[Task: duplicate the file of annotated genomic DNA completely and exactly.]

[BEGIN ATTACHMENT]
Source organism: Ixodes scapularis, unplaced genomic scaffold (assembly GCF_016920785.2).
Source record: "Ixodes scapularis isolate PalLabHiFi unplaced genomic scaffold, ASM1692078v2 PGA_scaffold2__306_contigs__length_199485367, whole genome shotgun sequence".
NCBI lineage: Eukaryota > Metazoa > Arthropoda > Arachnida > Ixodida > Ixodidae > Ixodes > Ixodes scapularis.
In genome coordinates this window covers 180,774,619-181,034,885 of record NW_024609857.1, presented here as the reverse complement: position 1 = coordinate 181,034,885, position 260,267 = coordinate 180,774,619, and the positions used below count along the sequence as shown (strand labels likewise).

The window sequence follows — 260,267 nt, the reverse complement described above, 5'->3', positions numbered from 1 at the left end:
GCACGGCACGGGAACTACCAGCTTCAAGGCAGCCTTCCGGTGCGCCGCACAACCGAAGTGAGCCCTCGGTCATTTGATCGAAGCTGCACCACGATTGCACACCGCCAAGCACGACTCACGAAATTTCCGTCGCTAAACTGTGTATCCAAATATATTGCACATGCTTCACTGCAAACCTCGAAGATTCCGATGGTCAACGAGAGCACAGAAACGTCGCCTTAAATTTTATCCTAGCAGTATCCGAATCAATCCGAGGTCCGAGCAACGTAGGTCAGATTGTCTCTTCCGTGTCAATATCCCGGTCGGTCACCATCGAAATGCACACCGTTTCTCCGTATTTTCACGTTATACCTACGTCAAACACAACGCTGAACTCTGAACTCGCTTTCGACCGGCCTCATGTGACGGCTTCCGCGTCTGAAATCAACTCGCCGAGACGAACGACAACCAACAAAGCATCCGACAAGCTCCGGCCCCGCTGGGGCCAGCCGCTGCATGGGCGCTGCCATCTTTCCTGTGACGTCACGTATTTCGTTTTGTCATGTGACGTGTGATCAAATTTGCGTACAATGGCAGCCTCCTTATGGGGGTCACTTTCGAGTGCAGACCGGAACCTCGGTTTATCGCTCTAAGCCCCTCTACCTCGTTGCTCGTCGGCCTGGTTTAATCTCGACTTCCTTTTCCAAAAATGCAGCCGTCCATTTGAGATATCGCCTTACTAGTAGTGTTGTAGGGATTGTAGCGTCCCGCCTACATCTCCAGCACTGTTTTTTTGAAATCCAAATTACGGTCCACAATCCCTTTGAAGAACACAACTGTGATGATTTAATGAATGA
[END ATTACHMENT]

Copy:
Source organism: Ixodes scapularis, unplaced genomic scaffold (assembly GCF_016920785.2).
Source record: "Ixodes scapularis isolate PalLabHiFi unplaced genomic scaffold, ASM1692078v2 PGA_scaffold2__306_contigs__length_199485367, whole genome shotgun sequence".
NCBI lineage: Eukaryota > Metazoa > Arthropoda > Arachnida > Ixodida > Ixodidae > Ixodes > Ixodes scapularis.
In genome coordinates this window covers 180,774,619-181,034,885 of record NW_024609857.1, presented here as the reverse complement: position 1 = coordinate 181,034,885, position 260,267 = coordinate 180,774,619, and the positions used below count along the sequence as shown (strand labels likewise).

The window sequence follows — 260,267 nt, the reverse complement described above, 5'->3', positions numbered from 1 at the left end:
GCACGGCACGGGAACTACCAGCTTCAAGGCAGCCTTCCGGTGCGCCGCACAACCGAAGTGAGCCCTCGGTCATTTGATCGAAGCTGCACCACGATTGCACACCGCCAAGCACGACTCACGAAATTTCCGTCGCTAAACTGTGTATCCAAATATATTGCACATGCTTCACTGCAAACCTCGAAGATTCCGATGGTCAACGAGAGCACAGAAACGTCGCCTTAAATTTTATCCTAGCAGTATCCGAATCAATCCGAGGTCCGAGCAACGTAGGTCAGATTGTCTCTTCCGTGTCAATATCCCGGTCGGTCACCATCGAAATGCACACCGTTTCTCCGTATTTTCACGTTATACCTACGTCAAACACAACGCTGAACTCTGAACTCGCTTTCGACCGGCCTCATGTGACGGCTTCCGCGTCTGAAATCAACTCGCCGAGACGAACGACAACCAACAAAGCATCCGACAAGCTCCGGCCCCGCTGGGGCCAGCCGCTGCATGGGCGCTGCCATCTTTCCTGTGACGTCACGTATTTCGTTTTGTCATGTGACGTGTGATCAAATTTGCGTACAATGGCAGCCTCCTTATGGGGGTCACTTTCGAGTGCAGACCGGAACCTCGGTTTATCGCTCTAAGCCCCTCTACCTCGTTGCTCGTCGGCCTGGTTTAATCTCGACTTCCTTTTCCAAAAATGCAGCCGTCCATTTGAGATATCGCCTTACTAGTAGTGTTGTAGGGATTGTAGCGTCCCGCCTACATCTCCAGCACTGTTTTTTTGAAATCCAAATTACGGTCCACAATCCCTTTGAAGAACACAACTGTGATGATTTAATGAATGA